By the gazelles or the hinds of the field: the word by renders the Hebrew preposition that is typically used in such oaths. Languages will differ as to how they will render this. We can say “by the name of,” or “by the power of,” or any other appropriate oath formula. We note that the Hebrew parallelism is quite strict here:
by gazelles or
by hinds of the field

The “gazelle” is a member of the antelope family well-known for its grace and beauty; the “hind” similarly represents wild beauty (Pro 5.19). The phrase of the field simply means these are wild animals. In some languages names for two kinds of antelopes may not exist, in which case a general word including both can serve.

As to why these two animals are chosen for the oath, we cannot be certain. In some cultures in the Middle East, these animals were used as symbols of love. Some think they refer to divine beings. Revised English Bible says “… by the spirits and goddesses of the field….” Contemporary English Version adds in a footnote “Deer and gazelles were sacred animals in some religions of Old Testament times, and they were thought to have special powers.” Others think that there is a play on words here, or that the use of these terms is euphemistic. There is a very striking similarity between these words and certain names for God: tsebi “gazelle” sounds like tsevaʾ “host,” as in “Lord of Hosts,” and ʿaylot hassadeh “hind of the field” sounds like the divine name “El Shaddai.” It is impossible in most languages to duplicate this kind of wordplay. Some translations do, however, note this possibility in a footnote (Jerusalem Bible, Bible en français courant).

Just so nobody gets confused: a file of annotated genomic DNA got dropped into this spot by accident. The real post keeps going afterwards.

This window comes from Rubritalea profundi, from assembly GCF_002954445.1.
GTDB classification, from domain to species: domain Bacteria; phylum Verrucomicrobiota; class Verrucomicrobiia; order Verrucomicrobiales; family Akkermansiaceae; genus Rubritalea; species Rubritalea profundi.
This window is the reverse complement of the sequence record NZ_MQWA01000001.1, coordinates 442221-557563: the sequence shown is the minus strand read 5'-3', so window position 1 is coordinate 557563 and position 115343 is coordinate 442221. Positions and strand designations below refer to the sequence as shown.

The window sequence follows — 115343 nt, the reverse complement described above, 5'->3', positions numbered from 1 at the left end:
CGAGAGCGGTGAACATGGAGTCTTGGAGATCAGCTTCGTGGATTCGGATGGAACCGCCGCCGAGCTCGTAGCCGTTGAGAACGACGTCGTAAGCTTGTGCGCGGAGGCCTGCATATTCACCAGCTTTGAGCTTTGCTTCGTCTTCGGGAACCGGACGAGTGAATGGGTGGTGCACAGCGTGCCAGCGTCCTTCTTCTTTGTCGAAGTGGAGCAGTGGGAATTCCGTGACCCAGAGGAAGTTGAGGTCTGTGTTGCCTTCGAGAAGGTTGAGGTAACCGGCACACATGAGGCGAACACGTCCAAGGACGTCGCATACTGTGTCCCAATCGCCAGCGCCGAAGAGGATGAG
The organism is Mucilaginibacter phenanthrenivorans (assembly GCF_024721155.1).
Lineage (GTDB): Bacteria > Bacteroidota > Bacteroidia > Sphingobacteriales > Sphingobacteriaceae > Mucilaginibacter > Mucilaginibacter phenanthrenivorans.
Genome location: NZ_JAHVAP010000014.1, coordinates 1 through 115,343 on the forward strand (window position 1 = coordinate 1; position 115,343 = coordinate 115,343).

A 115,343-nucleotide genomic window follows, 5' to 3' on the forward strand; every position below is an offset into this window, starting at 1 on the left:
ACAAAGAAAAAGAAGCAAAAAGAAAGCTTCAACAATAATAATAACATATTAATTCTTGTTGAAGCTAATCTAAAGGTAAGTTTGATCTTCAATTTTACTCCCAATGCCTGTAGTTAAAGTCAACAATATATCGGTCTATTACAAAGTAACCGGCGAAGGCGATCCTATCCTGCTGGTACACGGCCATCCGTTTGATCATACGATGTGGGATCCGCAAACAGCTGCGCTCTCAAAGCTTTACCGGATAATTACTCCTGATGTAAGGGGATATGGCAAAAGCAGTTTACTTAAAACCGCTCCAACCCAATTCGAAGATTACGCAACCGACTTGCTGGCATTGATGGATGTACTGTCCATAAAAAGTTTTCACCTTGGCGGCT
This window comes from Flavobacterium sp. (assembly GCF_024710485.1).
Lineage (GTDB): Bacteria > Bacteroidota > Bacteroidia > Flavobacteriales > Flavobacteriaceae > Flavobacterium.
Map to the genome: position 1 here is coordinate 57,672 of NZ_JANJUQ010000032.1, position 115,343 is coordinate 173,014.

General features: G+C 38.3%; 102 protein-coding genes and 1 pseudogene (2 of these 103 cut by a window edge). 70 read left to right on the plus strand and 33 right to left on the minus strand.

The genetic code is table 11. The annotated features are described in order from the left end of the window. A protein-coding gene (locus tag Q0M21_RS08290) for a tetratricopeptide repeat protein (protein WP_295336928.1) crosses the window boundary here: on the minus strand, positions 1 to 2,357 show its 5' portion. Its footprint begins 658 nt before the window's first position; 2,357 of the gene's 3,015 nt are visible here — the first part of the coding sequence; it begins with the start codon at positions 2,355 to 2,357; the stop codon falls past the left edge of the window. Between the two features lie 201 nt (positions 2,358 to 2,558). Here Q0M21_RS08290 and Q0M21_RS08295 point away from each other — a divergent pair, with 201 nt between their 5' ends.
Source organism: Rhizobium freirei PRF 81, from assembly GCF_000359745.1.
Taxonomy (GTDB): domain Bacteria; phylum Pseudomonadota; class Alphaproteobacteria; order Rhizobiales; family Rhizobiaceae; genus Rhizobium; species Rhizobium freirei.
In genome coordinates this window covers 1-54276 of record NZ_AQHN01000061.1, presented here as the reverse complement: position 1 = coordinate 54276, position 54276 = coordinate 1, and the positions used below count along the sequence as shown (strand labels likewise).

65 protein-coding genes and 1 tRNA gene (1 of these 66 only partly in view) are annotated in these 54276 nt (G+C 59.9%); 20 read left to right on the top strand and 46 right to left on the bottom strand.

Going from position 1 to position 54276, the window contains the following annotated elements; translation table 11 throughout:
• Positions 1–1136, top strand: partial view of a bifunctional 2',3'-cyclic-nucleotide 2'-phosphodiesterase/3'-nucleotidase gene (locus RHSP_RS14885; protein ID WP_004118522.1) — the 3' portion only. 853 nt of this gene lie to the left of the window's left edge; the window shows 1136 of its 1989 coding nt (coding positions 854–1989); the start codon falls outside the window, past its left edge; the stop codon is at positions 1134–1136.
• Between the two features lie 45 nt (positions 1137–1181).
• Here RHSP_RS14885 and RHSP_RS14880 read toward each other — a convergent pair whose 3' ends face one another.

When translating the pledge, there are two possible ways to do it. One way is to follow the Hebrew rather literally. Translators can use two representatives from the deer family to represent wild beauty, or use two general terms for such animals. We note that Good News Translation adds the adjective “swift,” but this assumes that the purpose of the metaphor is to show the animals’ speed. In fact it is most likely the animals’ grace and beauty that makes them appropriate to the oath. In any event “wild” is the better adjective to use here.

The other possible approach to translation is to use a strongly-worded wish, “I desperately hope that….” However, this removes something crucial from the literary makeup of this passage, namely the reference to gazelles and hinds of the field. Since this expression using the two deer is a crucial part of the Song, concluding several of the poems, we recommend following the original as closely as possible rather than trying to reduce it to some functional equivalent. A footnote can adequately explain the problem that is in the text.

It is the content of the promise that now concerns us. The meaning of Revised Standard Version that you stir not up nor awaken love is not clear. However, it does reflect the Hebrew text literally. This consists of two negative verb phrases that both include forms of the same verb root. Both refer to arousing or awakening someone. Arousing passion seems a logical meaning here, but there are no other clear cases in the Old Testament where this verb is used for sexual arousal. Furthermore, if the young woman is the one being referred to, she hardly needs further arousal! She herself has already indicated how deep her longing is. The more logical thing for her to do is to hope that others will not disturb her.